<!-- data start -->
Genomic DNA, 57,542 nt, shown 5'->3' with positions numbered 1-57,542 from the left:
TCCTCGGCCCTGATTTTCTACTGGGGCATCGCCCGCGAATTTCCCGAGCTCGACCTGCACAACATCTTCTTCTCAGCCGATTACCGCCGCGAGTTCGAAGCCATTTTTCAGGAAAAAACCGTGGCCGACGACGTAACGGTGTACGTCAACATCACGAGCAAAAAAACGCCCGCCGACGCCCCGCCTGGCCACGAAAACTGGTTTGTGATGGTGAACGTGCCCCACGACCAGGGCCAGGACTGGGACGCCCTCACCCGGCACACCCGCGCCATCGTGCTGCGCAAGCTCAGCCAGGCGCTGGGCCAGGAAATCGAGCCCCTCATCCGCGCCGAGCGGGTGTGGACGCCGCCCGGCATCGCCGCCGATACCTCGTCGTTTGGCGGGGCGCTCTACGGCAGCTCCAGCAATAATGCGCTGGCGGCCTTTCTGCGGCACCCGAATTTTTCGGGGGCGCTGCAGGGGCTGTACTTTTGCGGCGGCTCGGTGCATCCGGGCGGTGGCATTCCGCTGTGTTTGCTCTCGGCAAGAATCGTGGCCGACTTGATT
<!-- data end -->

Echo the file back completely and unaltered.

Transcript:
Genomic DNA, 57,542 nt, shown 5'->3' with positions numbered 1-57,542 from the left:
TCCTCGGCCCTGATTTTCTACTGGGGCATCGCCCGCGAATTTCCCGAGCTCGACCTGCACAACATCTTCTTCTCAGCCGATTACCGCCGCGAGTTCGAAGCCATTTTTCAGGAAAAAACCGTGGCCGACGACGTAACGGTGTACGTCAACATCACGAGCAAAAAAACGCCCGCCGACGCCCCGCCTGGCCACGAAAACTGGTTTGTGATGGTGAACGTGCCCCACGACCAGGGCCAGGACTGGGACGCCCTCACCCGGCACACCCGCGCCATCGTGCTGCGCAAGCTCAGCCAGGCGCTGGGCCAGGAAATCGAGCCCCTCATCCGCGCCGAGCGGGTGTGGACGCCGCCCGGCATCGCCGCCGATACCTCGTCGTTTGGCGGGGCGCTCTACGGCAGCTCCAGCAATAATGCGCTGGCGGCCTTTCTGCGGCACCCGAATTTTTCGGGGGCGCTGCAGGGGCTGTACTTTTGCGGCGGCTCGGTGCATCCGGGCGGTGGCATTCCGCTGTGTTTGCTCTCGGCAAGAATCGTGGCCGACTTGATT